Johannesburg - Soldiers, who have been helping out at state hospitals during a crippling public service strike, threatened on Thursday to start staying away from work in a solidarity action.
"The problem is, if this problem is not solved, there's a possibility that we might be seen as scab labour," said SA National Defence Union (Sandu) spokesperson Jeff Dubazana.
"We are not going to allow our workers to be seen in that particular fashion. That is why we are planning action."
He said the union would announce on Friday if it would take part in a secondary strike.
Initially, he said Sandu members would "go on a march" or picket, but when asked if that meant they would not stay away from work, he replied: "It can be picketing for the whole day."
Dubazana said the government's "lack of leadership" was to blame for the situation.
"What the public servants are asking... it's very reasonable, what they should be asking for is 16%," he said.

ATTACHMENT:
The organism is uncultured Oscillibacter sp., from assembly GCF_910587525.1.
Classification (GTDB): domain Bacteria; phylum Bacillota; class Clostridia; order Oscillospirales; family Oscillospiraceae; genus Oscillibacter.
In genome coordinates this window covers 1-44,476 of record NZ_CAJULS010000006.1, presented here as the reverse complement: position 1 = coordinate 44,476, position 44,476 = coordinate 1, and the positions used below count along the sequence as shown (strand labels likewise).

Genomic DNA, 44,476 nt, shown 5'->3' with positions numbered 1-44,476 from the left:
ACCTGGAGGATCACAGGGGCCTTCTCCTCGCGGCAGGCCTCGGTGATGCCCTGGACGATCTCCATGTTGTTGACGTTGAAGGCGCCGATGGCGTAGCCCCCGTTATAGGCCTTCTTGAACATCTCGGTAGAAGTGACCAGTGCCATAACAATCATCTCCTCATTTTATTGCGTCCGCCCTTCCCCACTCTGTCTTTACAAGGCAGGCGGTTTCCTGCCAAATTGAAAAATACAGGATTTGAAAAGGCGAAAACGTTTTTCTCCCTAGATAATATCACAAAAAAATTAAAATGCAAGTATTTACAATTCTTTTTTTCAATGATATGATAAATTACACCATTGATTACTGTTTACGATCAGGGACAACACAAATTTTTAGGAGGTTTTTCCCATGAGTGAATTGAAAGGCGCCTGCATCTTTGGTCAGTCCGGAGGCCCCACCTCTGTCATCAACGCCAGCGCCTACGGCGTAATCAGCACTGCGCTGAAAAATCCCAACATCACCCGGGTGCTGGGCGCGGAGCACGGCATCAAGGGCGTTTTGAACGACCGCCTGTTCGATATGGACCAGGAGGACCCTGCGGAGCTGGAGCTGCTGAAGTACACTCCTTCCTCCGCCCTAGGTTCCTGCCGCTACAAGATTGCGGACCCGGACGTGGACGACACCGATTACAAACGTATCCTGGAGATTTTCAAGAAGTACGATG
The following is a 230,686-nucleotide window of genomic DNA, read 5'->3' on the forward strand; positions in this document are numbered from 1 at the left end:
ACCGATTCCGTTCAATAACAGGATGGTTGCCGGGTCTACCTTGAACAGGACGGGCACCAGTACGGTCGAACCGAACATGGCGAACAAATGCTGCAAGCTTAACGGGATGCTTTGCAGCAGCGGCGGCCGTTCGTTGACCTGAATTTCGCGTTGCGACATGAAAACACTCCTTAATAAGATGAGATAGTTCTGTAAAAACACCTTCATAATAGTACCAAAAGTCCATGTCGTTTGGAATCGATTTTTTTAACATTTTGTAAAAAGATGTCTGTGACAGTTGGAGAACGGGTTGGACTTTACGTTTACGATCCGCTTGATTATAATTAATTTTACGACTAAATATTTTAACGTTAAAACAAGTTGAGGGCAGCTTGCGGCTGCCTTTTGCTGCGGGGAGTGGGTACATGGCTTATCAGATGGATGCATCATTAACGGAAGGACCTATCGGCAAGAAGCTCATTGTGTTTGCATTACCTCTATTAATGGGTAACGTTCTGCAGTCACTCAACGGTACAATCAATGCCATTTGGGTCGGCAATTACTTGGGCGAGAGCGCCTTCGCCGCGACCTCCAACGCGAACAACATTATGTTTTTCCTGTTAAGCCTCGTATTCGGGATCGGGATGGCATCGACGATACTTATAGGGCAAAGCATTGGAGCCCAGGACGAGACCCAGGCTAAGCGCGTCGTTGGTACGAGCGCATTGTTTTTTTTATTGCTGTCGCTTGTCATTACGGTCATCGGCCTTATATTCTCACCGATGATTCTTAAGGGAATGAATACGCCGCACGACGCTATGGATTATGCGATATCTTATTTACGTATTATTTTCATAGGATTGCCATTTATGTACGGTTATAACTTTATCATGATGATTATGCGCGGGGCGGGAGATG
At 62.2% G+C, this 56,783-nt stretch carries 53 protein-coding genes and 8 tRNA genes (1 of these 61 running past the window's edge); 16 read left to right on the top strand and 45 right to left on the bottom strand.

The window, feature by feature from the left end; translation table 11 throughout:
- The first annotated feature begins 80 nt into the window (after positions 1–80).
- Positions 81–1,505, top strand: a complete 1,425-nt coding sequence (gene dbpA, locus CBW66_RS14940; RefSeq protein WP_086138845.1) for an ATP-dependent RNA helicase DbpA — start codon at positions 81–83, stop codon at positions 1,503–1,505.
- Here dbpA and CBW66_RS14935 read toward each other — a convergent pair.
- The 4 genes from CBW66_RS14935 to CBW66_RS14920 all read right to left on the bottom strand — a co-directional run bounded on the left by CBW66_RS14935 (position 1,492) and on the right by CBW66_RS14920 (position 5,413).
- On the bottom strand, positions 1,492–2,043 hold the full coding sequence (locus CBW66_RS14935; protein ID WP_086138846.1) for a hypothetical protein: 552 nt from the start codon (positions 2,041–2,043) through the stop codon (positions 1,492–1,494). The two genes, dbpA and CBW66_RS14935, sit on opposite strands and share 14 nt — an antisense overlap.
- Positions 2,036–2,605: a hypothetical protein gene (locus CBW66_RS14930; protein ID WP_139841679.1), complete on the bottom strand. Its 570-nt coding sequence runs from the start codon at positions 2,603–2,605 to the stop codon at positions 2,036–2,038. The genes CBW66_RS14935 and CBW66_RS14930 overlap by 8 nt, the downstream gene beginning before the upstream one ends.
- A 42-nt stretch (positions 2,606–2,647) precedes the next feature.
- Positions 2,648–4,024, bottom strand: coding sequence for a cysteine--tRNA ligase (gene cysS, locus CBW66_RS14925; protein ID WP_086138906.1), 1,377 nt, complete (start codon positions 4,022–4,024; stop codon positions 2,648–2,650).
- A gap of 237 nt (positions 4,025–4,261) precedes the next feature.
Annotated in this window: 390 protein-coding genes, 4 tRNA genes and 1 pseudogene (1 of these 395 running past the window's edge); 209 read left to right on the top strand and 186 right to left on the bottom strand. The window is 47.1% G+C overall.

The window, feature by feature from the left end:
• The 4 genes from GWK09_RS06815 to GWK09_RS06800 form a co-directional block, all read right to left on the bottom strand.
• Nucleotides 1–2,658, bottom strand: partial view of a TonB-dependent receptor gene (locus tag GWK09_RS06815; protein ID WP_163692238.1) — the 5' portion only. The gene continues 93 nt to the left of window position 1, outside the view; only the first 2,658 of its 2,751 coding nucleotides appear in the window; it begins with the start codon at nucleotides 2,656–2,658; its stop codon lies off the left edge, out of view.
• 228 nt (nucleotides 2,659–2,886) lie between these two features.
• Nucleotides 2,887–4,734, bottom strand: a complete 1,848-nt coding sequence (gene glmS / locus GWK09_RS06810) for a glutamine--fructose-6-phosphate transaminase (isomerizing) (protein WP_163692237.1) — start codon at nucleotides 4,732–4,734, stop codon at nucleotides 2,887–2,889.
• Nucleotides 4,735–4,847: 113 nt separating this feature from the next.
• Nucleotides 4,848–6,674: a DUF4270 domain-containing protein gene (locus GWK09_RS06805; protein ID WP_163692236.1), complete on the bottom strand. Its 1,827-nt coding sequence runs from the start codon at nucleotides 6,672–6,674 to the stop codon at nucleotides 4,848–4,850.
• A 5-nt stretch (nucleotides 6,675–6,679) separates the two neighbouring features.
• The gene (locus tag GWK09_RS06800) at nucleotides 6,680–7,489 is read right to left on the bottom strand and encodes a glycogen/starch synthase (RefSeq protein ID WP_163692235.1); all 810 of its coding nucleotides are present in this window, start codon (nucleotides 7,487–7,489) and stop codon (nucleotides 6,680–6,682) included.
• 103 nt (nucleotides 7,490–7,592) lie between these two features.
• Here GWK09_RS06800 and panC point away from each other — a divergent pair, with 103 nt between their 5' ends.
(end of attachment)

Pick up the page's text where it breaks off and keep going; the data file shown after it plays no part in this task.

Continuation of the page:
The SA Security Force Union (Sasfu) made a similar statement.
Sasfu president Bhekinkosi Mvovo said the union's national executive leadership would meet on Sunday to discuss members joining the strike.
"Soldiers' social economic conditions are much worse than the teachers and nurses," Mvovo said.
"We are calling on our members not to act as scab labour during this period," he said.
Mvovo hoped the wage dispute between the government and public service unions would be resolved by the time the union meets on Sunday.
He acknowledged that a strike by soldiers would have a crippling affect.
"It will be a big blow," Mvovo said.
A nation-wide public service strike started a week ago, causing school closures and severe disruption of state hospital services.
The SA National Defence Force has deployed about 2 400 soldiers to help out at hospitals.
The unions have demanded an 8.6% increase and a R1 000 housing allowance, while the government has offered 7% and R700, excluding a 1.5% pay progression.